In the 1962 thriller "Cape Fear," an ex-convict, Max Cady, stalks the prosecutor who put him behind bars, seeking revenge. The film reaches its nerve-wracking climax on the shores of Cape Fear. In the nick of time, evil is thwarted and justice prevails.
Today, many equity investors are facing their own CAPE fear. Specifically, the S&P500 cyclically adjusted price-to-earnings ratio, known as CAPE, is approaching 30, just shy of its peak before Black Tuesday in October 1929. Those concerns may be misplaced for several reasons, however.
CAPE, most closely associated with the Nobel laureate Robert Shiller, measures the ratio between share prices and 10-year average earnings, adjusted for inflation. Shiller, together with his co-author John Campbell, demonstrated that the price multiple investors are willing to pay for a future stream of earnings and dividends will revert, over time, to its long-term mean.
Using data since the late 19th century, the so-called Shiller P/E (or CAPE) has indeed oscillated around an average of about 16 times the trailing 10-year moving average of real earnings. Campbell and Shiller’s work also showed that high CAPE valuations presaged prolonged periods of sub-par equity returns, while low valuations were followed by eras of above average returns. So even if CAPE may not herald a crash, today's equity investors may still lose sleep over the prospect of desultory performance in the years to come. Yet here's why that worry may be overblown.
First, the 10-year trailing earnings figure includes the profits’ collapse associated with the financial crisis. A long-term moving average is meant to smooth distortions, yet the prevailing CAPE embeds an event unique to the post-war era. Using, instead, trailing earnings from 2010 lowers the CAPE from nearly 30 to about 25. To be sure, U.S. index valuations remain lofty, but perhaps not quite so worrisome.
Secondly, as Shiller himself has noted, valuations per se have little predictive power in the short run. Expensive markets can get more expensive. What matters instead is the near-term outlook for earnings. In this regard, investors can be more cheerful. Aided by profits’ recoveries in energy, materials and financials, as well as by the strong earnings performance of information technology, global profits continue to grow. Underpinning that growth is a resilient world economy, which -- apart from China -- exhibits few problematic imbalances and, for now, scant evidence of overheating.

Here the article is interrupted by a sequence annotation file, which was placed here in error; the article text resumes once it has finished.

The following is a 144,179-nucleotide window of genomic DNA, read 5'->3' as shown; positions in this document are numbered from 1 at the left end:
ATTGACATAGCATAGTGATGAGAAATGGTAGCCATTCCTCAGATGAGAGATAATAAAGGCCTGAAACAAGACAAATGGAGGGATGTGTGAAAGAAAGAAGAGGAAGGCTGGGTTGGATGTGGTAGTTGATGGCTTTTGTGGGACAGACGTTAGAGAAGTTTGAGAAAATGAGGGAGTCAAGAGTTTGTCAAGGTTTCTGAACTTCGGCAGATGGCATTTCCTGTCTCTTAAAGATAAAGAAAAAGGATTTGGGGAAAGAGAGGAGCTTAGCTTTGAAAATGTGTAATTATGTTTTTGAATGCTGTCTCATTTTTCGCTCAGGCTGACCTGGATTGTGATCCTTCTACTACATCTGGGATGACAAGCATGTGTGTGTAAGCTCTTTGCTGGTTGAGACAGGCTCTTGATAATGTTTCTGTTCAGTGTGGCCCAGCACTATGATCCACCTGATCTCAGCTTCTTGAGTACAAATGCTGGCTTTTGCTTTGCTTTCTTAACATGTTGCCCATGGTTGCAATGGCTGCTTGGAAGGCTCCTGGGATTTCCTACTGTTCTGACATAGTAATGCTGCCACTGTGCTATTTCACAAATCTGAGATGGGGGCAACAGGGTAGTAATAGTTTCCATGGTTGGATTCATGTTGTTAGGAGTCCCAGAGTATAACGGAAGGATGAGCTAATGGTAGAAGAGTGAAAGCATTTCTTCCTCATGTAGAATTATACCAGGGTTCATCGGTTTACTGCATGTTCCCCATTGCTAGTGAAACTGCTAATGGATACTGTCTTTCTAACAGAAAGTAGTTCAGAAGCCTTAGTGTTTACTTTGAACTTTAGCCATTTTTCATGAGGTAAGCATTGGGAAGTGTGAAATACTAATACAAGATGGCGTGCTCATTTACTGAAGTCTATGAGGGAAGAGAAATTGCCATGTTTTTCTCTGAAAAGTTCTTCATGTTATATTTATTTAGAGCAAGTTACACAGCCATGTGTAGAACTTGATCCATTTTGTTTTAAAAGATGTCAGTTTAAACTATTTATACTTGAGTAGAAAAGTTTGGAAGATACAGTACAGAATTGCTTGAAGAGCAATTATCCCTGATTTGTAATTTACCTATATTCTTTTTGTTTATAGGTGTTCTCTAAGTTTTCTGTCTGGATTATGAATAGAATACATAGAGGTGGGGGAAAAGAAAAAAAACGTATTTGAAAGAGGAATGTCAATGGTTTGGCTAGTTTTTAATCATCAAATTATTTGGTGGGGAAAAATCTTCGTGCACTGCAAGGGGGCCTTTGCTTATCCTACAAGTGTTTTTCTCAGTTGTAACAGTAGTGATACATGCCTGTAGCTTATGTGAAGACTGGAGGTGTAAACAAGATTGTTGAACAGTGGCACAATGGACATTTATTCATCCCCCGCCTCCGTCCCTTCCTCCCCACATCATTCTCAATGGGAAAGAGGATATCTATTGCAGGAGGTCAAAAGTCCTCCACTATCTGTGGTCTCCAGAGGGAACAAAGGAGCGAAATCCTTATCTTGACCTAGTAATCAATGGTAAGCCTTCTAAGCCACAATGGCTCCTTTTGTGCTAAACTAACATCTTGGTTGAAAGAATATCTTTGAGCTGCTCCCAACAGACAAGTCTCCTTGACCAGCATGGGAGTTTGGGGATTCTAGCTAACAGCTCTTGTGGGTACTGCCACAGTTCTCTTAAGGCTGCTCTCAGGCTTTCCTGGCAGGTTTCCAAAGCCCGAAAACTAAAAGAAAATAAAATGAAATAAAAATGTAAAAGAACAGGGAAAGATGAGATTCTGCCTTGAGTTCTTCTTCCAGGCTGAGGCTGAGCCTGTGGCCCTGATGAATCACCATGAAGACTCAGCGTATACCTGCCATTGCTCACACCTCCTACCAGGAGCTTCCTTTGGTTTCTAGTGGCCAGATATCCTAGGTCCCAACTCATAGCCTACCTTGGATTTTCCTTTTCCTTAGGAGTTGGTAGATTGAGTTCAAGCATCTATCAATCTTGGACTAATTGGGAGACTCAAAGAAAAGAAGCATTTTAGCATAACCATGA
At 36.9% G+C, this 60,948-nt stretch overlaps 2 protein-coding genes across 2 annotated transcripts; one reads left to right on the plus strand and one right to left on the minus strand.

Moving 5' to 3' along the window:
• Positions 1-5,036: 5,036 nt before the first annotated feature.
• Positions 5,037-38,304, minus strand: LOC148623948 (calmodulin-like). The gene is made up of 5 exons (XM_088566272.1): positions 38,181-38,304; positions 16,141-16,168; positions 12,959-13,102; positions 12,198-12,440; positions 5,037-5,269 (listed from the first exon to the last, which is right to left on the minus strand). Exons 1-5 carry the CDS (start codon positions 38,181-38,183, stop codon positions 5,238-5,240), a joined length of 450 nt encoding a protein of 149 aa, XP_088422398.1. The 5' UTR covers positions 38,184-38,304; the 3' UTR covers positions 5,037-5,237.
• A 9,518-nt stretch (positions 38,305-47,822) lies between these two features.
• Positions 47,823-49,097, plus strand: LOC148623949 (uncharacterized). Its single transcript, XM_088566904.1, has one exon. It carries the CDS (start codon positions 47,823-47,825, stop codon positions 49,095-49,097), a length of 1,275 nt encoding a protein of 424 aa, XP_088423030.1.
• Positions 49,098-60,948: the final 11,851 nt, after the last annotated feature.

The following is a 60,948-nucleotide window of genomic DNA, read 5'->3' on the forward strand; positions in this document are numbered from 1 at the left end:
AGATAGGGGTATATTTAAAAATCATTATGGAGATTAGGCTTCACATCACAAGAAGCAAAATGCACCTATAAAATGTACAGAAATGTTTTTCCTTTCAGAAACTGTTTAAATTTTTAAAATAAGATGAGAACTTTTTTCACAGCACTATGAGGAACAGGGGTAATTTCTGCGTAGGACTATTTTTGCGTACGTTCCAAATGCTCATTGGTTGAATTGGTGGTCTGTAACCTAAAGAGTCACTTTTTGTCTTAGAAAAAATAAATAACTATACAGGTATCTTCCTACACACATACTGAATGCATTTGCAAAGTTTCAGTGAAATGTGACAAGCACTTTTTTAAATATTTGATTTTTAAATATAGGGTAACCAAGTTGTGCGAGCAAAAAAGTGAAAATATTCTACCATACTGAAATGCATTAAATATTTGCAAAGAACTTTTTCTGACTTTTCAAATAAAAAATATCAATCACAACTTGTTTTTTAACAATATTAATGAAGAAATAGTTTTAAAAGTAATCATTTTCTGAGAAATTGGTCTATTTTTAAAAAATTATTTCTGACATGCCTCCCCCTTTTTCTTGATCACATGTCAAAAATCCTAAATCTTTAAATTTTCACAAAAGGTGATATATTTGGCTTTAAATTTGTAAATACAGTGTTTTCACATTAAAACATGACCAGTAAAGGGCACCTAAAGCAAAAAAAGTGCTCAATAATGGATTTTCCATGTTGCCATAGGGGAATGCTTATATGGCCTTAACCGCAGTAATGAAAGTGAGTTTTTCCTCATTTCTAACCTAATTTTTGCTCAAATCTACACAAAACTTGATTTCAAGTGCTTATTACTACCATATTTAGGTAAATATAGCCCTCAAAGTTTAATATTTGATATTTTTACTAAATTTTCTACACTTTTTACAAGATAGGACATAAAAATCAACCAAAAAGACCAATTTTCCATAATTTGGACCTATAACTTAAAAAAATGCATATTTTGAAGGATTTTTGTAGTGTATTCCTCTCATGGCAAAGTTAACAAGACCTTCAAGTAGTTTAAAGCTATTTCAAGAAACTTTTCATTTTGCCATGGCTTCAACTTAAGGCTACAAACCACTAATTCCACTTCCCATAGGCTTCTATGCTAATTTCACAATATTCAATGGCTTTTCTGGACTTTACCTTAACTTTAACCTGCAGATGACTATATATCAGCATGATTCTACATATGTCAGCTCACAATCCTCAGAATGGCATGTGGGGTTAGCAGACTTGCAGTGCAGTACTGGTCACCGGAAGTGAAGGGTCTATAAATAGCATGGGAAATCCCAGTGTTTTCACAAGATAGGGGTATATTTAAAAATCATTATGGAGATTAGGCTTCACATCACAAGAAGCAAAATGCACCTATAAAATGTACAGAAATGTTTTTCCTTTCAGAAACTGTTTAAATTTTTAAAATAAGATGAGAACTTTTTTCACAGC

Third, the sustained high level of profit share in U.S. gross domestic product since the financial crisis suggests that a combination of factors, including globalization, the reduced bargaining power of labor, low interest rates and technological innovation are producing an era of high profitability. An earnings contraction in the U.S., short of a sharp slowdown in economic activity, looks unlikely.
Fourth, in much of the world economy profitability is on the mend after years of sub-par performance. That includes Europe, chunks of the emerging complex and mid-cap Japan. In Europe, for example, earnings on the Eurostoxx 600 contracted at an annual average rate of 7 percent between 2012 and 2016 as recession, bad debt and collapsing energy prices took their toll on profitability. In 2017, on the other hand, European earnings are rising at a clip of more than 10 percent, accelerating to 17 percent year-on-year over the past three months. Stronger growth, a more competitive exchange rate, a slowing of bank provisioning and a recovery of energy-related profits are all contributing to the improved earnings performance.
In addition, companies around the world are exploiting new technologies and are poised to deliver significant gains in revenue, market share and profits for years to come. Simple U.S. index valuations are not representative of the profit and investment opportunities on offer across global equity markets.
Finally, other major asset classes do not offer a compelling alternative for investors. With nominal government bond yields in advanced economies well below rates of nominal GDP growth, traditional fixed-income instruments look, if anything, more expensive than even the broad U.S. equity indexes. The risk for both asset classes is a sudden rise in bond yields (particularly if precipitated by inflation fears). But, for now, that seems unlikely.
So CAPE fear appears excessive. A valuation-based crash is unlikely so long as global earnings continue to grow. In various regions, sectors and individual stocks, valuations, earnings and investment outcomes remain attractive.
If there is a villain in CAPE fear, it is that passive participation in the broad U.S. index does a disservice to investors by obscuring opportunity available to them elsewhere in global equity markets.
Originally published in Bloomberg View 2017. Reprinted with permission. The opinions expressed are those of the author.